The back of the eye is called the retina; this works like the film in a camera. Both the cornea (the transparent front window of the eye) and natural crystalline lens act like the lens in the camera. When light is focused and hits the retina, an image is taken and sent to the brain.
When you are young, the lens in the eye is so elastic it moves very well. This movement is called accommodation and is comparable to the autofocus function in a camera. Accommodation enables you to read the small print as well as see distant objects comfortably. As you age, the lens loses its elasticity and is no longer able to see small print. You will typically notice this at around the age of 40 and above.
Most people, when faced with this challenge, begin to use reading glasses. The power of reading glasses must increase with increasing age. However, there is a limit. Eventually, when the lens loses its elasticity, it begins to opacify (cloud over) and lose its clarity. This typically occurs when you are around 50. At this stage, you might start to lose some contrast sensitivity and the ability to see vivid colours. Cataracts can develop in both eyes and can vary in their developing between the two eyes.
Types of Cataracts:
Age-related cataracts are the most common cause of blindness. Cataract formations occur when the natural crystalline lens inside your eye becomes cloudy, misty and it feels as though you are looking through a dirty camera. Developing a cataract is a part of the natural ageing process along with presbyopia (the loss of close-up vision). Age-related cataracts usually occur in those over the age of around 60, it can happen in one eye or both your eyes and tends to get progressively worse with time.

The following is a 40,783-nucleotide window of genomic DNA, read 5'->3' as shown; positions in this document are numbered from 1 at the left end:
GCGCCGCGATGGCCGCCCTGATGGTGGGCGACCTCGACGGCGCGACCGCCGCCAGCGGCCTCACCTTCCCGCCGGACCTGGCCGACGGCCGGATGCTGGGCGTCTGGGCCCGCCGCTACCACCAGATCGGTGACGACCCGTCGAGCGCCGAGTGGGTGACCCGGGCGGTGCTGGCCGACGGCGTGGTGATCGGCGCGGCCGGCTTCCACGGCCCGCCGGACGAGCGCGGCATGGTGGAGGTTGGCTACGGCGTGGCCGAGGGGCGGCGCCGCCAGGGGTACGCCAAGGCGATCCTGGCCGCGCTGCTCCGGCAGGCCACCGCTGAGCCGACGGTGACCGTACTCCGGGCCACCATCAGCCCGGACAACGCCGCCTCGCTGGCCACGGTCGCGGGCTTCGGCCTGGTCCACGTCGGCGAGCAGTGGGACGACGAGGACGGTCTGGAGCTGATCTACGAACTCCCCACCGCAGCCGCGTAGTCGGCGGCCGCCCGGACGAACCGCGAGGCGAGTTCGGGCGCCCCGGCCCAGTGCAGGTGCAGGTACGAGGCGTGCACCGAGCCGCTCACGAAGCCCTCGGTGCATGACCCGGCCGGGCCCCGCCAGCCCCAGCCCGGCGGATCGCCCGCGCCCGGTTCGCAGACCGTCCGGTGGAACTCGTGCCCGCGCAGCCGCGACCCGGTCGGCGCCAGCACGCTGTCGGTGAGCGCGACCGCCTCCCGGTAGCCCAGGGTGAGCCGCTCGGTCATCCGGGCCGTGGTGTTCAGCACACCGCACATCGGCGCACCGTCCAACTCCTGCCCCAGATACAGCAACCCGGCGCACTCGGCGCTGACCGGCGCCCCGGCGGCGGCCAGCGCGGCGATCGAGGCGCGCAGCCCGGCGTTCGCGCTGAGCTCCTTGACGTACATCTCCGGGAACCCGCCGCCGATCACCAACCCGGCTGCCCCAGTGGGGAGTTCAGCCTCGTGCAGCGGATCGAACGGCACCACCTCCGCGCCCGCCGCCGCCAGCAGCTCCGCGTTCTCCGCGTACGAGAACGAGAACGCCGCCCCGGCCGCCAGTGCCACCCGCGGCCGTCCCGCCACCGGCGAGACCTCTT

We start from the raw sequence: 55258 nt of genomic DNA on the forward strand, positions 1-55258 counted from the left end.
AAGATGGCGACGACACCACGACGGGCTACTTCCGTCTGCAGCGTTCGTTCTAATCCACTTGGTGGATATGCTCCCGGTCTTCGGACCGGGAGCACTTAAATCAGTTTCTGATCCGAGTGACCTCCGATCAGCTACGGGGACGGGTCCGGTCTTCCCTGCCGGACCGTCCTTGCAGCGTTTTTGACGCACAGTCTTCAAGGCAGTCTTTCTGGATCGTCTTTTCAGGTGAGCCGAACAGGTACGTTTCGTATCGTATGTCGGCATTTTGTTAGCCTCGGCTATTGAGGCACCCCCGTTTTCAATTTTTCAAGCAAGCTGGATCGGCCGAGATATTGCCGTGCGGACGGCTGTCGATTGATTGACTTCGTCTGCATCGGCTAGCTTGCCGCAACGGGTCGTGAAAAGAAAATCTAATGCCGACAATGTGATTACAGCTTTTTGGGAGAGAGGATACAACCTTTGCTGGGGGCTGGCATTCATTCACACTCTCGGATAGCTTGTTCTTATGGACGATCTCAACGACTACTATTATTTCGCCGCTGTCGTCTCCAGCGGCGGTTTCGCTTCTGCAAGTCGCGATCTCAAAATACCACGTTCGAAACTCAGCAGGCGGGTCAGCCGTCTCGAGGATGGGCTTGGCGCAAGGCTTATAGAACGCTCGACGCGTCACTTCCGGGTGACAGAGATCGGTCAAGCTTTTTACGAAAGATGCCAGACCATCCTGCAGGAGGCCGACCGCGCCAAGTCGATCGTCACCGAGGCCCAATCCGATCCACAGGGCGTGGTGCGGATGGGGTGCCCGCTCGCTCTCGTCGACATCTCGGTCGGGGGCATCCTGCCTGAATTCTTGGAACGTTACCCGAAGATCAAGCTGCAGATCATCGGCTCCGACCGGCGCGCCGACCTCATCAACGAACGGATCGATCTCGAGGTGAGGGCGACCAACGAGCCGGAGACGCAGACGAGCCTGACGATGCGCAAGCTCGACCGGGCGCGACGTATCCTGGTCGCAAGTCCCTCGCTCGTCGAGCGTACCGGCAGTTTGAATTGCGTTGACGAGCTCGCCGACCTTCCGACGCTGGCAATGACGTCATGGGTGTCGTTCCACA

A traumatic cataract
Traumatic cataract can appear when there is damage that affects the natural crystalline lens. Damage is usually a result of an eye injury. This kind of cataract can impede the vision in the same way. We can remove it with surgery.
Congenital cataract has the potential to lead to blindness and irreversible damage to the visual system if not addressed within 6-8 weeks of birth. Cataracts in new-borns are rare and affect 3-4 per 100,000 children in the UK. It accounts for 5% to 20% of blindness in children worldwide.
A developmental cataract
A developmental cataract starts at a young age and can progress to become visually significant enough to require surgery. Any cataract or lens opacity that is present in a child less than 12 years of age could lead to permanent loss of visual potential in the affected eyes unless treated. Sometimes, occlusion therapy by patching the unaffected eye to sufficiently stimulate the affected (cataract) eye. Surgery ultimately becomes necessary.
A secondary cataract
A secondary cataract develops at any age and is usually the consequence of a disease, irradiation or medications. Glaucoma and diabetes are known conditions that contribute to cataract development. Steroids are one of the medicines that are known to cause cataracts, mainly posterior subcapsular cataracts (a type of cataract where the opacity lies along the back surface of the lens). Diabetes control can slow down the progression of cataract, but unfortunately, we cannot reverse cataract development. At this stage, surgery becomes the only option.